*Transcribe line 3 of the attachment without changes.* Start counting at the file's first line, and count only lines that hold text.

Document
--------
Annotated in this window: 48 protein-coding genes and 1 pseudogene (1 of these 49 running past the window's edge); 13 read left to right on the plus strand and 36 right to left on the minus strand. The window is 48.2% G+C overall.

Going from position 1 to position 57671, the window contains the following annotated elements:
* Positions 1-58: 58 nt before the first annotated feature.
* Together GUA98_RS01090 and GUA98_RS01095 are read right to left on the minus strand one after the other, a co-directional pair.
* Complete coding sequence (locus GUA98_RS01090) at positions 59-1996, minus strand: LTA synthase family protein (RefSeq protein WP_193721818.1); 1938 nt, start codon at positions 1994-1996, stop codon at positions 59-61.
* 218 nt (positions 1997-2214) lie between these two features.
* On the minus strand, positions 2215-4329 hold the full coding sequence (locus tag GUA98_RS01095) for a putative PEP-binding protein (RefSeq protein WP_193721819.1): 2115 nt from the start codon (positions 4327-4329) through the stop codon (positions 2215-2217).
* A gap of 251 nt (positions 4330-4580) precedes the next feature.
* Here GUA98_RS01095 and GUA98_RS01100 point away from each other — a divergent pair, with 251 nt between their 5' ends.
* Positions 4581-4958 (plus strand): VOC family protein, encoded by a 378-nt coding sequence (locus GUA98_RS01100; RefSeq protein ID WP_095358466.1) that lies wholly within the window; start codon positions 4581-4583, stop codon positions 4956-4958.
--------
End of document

* Positions 1-58: 58 nt before the first annotated feature.